Summer crops in Queensland and northern New South Wales almost destroyed
Topics: CROPS QUEENSLAND NEW SOUTH WALES
Peter Gooday, acting Executive Director of ABARES, said that this is an extremely trying time for many crop growers, especially those in New South Wales and Queensland.
“Summer crop prospects were adversely affected by unfavourable seasonal conditions in December that further depleted soil moisture levels to well below average in most summer cropping regions and to record lows in some others”, Mr Gooday said.
“With the planting of summer crops in Queensland and northern New South Wales now largely complete, we expect planted area and production to be lower than our forecasts of December 2019.
“This largely reflects seasonal conditions in December that were more unfavourable than expected.
“Rainfall in late January and in February was largely too late to plant more grain sorghum in southern Queensland and northern New South Wales.
“The Bureau of Meteorology’s latest three month rainfall outlook indicates that for most summer cropping regions in Queensland and northern New South Wales rainfall is more likely to be below average than above average from March to May.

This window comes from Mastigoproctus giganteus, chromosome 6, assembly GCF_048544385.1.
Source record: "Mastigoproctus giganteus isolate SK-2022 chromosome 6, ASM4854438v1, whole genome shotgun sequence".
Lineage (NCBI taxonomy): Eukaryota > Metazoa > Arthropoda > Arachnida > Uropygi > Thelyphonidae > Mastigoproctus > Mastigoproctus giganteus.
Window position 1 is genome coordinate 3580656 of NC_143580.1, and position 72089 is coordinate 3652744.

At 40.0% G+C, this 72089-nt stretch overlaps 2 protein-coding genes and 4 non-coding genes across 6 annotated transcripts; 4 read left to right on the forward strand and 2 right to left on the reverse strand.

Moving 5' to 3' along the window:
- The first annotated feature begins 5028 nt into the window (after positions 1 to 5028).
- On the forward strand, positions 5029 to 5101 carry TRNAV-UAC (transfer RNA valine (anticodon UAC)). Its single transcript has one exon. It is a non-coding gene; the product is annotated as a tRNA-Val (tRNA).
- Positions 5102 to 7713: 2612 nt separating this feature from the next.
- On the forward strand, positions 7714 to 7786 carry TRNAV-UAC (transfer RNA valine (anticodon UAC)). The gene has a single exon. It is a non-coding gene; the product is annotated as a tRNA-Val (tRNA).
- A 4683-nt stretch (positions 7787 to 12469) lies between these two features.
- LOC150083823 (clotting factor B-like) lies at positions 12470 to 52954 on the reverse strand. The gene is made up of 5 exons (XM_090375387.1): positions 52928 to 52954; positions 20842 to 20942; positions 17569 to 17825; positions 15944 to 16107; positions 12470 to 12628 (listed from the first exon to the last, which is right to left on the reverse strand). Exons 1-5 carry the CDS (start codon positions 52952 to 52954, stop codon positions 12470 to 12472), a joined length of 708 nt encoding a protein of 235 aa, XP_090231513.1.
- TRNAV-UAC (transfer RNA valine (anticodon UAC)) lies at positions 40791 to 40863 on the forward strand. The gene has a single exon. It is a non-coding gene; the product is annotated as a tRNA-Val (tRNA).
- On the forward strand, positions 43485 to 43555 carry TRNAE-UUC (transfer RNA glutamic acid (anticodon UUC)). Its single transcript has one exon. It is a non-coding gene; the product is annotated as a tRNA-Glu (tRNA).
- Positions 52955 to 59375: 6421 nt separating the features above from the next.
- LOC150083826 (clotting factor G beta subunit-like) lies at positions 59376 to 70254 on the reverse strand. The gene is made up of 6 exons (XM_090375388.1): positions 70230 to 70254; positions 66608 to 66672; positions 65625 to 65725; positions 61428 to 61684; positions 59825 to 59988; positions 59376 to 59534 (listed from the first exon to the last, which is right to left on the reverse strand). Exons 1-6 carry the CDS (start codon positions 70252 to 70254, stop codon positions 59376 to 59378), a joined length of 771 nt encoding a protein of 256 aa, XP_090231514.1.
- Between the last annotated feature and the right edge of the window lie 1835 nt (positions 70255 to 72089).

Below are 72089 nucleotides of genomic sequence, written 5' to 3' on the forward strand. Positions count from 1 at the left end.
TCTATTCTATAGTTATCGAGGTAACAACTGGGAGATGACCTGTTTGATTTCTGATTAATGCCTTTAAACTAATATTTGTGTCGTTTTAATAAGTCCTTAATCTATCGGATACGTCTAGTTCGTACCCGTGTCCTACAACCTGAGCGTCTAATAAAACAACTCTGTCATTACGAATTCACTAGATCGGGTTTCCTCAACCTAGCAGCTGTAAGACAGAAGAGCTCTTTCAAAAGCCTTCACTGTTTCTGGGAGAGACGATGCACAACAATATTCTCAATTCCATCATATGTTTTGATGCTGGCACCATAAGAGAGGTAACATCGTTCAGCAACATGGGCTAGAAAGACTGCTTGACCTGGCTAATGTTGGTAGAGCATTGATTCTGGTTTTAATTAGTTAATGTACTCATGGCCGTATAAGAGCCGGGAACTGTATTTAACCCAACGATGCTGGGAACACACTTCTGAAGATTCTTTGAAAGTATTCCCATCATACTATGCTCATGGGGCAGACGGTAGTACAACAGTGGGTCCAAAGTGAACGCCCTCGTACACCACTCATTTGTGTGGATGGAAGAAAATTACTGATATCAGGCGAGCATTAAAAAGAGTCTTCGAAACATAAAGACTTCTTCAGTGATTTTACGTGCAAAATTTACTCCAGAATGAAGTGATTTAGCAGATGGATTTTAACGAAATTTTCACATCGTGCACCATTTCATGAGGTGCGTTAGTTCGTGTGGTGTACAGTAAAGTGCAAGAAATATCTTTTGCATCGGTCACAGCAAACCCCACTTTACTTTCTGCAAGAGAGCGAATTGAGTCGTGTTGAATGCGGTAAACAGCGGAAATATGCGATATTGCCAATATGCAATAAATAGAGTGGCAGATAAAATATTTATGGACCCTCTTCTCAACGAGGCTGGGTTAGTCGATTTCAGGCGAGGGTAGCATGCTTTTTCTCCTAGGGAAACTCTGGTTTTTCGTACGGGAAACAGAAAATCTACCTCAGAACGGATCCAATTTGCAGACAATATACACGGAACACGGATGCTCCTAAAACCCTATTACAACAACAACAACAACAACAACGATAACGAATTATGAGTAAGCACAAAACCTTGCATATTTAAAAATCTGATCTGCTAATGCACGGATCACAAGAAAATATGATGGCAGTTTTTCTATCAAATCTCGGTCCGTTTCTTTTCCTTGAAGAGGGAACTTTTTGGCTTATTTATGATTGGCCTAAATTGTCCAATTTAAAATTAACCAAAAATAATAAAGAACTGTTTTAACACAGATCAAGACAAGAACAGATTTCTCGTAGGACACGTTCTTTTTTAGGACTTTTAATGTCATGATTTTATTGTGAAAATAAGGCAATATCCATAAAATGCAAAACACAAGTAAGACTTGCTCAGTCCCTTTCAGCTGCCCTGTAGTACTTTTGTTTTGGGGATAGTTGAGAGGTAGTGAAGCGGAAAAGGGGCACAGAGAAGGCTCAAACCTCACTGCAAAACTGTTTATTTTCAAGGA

“We are likely to see a 66% decrease in summer crop production down to 878,000 tonnes.
“Cotton production is forecast to fall by 72% to around 135,000 tonnes of lint and 191,000 tonnes of seed.
“Grain sorghum production is expected to be down by 77% to around 292,000 tonnes.
“Rice production will remain low at around 54,000 tonnes due to low water allocations and high water prices.
“ABARES’ winter crop production estimate for 2019-20 will remain largely unchanged from our forecast of December 2019 at around 29 million tonnes.
“Higher than expected barley and canola production is estimated to have largely offset lower than expected wheat production.” ■